Mavic has debuted three brand new 29er wheelsets, the full line of big wheels wheels in their range. The Crossmax SLR, Crossmax ST, and Crossride sets all offer up Mavic’s signature system-engineered approach to wheels, as well as competitive weights and a good price spread.
The launch comes almost a year after Mavic’s original intended release date, following a number of design challenges, particularly with the lightweight SLR set.
Availability for the Crossmax SLR 29 is set for mid June, while the Crossmax ST and Crossride won’t be hitting shops until August.
At a claimed 1620 grams, the Crossmax SLR is competitive in weight with other high-end aluminum 29er sets, and hits a reasonable price point of $1000 as well. The top-of-the-line SLR was also the most difficult to engineer, according to Mavic. Extruding a larger version of the 26er rim and building it up with longer spokes was inadequate, dropping stiffness by more than 30% and causing problems with broken spokes and poor ride quality.
“Simply upsizing the 26-inch wheels just didn’t do the job,” explained Mavic communications man Zack Vestal.
To solve these problems, Mavic increased size of the aluminum Zircal spokes, adding about 1 gram of material per spoke, and shot-peened the rear drive-side spokes to further increase strength. To deal with the increased spoke strength, which allowed higher tensions and thus more stress on the rims, Mavic also used a thicker rim extrusion. The result is a set of wheels that meets Mavic’s own standards for stiffness and durability.
The 29er does use the same hubs as the 26″ SLR, including the ITS-4 freehub and compatibility with every commonly used XC and AM axle standard.
The ST is aimed at trail and all-mountain riders, or XC types who need a bit more durability. The ST’s spokes are thicker and round, rather than bladed as on the SLR, and the rim extrusion gets a bit more heft for added strength. Most of the added weight comes from the rim, in fact, since the ST and SLR are based on the same hubs.
Total weight for a set is 1710g, 90g more than the SLR, and price is $825. Unlike the SLR, the ST 29 is really just an upsized 26″ Crossmax ST. Since the 26″ ST model is already built with strength and durability in mind, it was not necessary to add additional strength in the move to 29 inches.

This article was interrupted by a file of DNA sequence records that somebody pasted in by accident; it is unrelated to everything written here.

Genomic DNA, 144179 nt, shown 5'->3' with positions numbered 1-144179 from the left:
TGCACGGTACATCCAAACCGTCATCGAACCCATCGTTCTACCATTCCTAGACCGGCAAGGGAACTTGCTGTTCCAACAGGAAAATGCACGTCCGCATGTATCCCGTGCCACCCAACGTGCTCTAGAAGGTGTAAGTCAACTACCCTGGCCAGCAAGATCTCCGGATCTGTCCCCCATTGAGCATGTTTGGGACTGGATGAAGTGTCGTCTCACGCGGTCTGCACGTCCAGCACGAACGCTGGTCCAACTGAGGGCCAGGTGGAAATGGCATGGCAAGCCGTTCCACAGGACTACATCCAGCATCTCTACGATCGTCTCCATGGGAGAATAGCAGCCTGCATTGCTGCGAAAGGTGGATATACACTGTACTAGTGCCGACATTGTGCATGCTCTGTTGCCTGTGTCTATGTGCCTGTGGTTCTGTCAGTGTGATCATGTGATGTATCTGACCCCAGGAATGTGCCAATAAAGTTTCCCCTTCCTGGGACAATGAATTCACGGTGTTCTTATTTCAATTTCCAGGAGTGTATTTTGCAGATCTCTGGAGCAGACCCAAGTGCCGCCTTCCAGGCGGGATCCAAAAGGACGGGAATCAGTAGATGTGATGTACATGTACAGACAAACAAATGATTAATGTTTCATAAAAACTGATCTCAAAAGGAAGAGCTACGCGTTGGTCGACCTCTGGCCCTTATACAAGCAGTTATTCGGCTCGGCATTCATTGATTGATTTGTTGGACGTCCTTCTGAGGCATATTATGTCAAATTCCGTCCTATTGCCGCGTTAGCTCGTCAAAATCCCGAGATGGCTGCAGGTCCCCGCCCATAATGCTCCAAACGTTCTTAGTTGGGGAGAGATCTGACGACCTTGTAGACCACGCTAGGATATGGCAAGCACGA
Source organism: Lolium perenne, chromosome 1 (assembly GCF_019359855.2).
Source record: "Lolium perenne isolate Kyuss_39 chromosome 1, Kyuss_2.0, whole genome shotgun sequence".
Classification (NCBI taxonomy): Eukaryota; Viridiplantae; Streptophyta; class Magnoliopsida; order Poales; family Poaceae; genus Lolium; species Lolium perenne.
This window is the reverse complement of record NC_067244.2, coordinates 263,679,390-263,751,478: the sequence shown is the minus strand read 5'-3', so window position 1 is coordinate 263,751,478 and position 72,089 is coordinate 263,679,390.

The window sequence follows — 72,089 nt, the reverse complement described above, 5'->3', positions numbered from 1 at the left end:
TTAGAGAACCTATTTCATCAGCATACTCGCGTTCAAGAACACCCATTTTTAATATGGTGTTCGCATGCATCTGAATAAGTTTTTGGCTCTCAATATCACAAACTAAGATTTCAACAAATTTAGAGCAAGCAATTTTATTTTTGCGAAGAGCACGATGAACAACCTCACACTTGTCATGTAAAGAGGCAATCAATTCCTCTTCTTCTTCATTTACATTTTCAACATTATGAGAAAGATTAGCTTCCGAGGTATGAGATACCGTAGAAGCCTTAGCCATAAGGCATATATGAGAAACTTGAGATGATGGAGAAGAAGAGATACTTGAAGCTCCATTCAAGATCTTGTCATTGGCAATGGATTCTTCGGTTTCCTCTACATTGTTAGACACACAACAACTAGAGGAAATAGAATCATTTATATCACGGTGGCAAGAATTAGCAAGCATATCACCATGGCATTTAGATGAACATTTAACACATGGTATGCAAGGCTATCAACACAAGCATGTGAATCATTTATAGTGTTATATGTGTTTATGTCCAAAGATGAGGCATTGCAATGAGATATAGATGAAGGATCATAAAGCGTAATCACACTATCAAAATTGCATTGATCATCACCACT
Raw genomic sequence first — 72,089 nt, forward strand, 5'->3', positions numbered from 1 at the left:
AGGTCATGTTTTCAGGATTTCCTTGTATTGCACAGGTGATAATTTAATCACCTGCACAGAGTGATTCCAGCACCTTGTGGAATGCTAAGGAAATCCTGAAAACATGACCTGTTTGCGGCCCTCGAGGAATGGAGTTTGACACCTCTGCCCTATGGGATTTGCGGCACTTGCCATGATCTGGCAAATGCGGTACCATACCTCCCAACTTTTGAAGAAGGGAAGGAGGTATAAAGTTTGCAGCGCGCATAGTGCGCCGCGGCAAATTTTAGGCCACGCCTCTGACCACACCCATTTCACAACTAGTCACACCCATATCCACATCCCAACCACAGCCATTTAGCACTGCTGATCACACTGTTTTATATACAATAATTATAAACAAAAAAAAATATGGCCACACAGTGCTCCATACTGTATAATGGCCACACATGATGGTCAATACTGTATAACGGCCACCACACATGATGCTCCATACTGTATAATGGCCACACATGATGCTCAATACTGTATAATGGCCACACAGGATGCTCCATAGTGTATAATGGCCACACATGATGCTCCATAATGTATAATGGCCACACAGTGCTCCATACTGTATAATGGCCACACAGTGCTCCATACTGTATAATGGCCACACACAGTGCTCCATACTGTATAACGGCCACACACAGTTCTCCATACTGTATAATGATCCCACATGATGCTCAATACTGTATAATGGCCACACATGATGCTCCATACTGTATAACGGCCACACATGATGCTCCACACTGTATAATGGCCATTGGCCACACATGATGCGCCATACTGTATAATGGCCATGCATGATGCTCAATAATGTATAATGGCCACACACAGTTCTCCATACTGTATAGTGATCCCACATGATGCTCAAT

The new Crossride 29 offers up much of the same Mavic tech at a much lower price — only $300 for the set. At 2020 grams it’s no lightweight, but the set isn’t a pig, either. Mavic has spent a lot of time working on the rim extrusion to decrease weight where it matters most, and the result is a rim weight that sits very close to that of the Crossmax ST. Most of the wheelset’s additional weight comes from heavier hubs and the steel spokes.
The Crossride features steel spokes, rather than Zircal aluminum, and a new ITS-2 freehub, which uses two pawls instead of the four used on the ITS-4. Just like the Crossmax hubs, the Crossride are compatible with any common axle configuration.
The VeloNews crew took a pair of bikes Friday morning out on the rolling Sea Otter cross country course — a Moots full suspension with the Crossmax SLR, a Spot hardtail with the ST.
As always, it’s difficult to get a good feel for wheels on an unfamiliar bike with unfamiliar tires. That said, both the SLR and ST were noticeably stiff, tracking well in the hard, brake-bump-filled corners on the course and reacting well to a stiff kick up the short climbs. We found no immediately noticeable flaws, and that’s about as deep of an analysis as one ride allows. We’ll have a set of SLRs in-house for more extensive testing early next week.
Looking to 650b
The principal trend at this year’s Sea Otter Classic is the rise of the 650b/27″ mountain wheel. Though Mavic took quite a long time to jump on the 29er bandwagon (nearly half a decade, in fact), don’t expect the same with 650b.
“Tech is in place to do a 650b in short order,” explained Vestal. “We’re paying very close attention to it. That said, nothing 2013, for sure.”